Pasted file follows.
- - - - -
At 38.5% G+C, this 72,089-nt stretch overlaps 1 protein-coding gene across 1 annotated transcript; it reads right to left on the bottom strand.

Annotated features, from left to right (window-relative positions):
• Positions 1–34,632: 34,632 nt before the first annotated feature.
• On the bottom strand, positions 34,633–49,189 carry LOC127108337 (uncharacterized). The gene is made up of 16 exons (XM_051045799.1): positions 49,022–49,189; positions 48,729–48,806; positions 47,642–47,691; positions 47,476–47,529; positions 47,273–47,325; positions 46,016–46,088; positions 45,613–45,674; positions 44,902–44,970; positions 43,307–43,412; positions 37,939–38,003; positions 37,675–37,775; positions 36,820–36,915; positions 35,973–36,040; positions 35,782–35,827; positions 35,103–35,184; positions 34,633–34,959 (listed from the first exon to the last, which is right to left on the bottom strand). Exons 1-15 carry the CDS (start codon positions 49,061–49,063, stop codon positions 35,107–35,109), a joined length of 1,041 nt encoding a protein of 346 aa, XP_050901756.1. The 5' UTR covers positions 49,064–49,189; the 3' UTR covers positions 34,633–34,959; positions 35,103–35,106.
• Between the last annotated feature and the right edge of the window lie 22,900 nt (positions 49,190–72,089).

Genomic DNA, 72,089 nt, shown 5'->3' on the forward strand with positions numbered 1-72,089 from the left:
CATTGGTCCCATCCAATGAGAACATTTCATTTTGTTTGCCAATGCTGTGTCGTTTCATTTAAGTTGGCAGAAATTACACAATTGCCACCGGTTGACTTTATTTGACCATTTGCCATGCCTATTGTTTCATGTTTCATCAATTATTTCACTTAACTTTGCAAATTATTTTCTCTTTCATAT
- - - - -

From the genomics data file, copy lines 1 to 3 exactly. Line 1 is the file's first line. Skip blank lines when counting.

At 38.5% G+C, this 72,089-nt stretch overlaps 1 protein-coding gene across 1 annotated transcript; it reads right to left on the bottom strand.

Annotated features, from left to right (window-relative positions):
• Positions 1–34,632: 34,632 nt before the first annotated feature.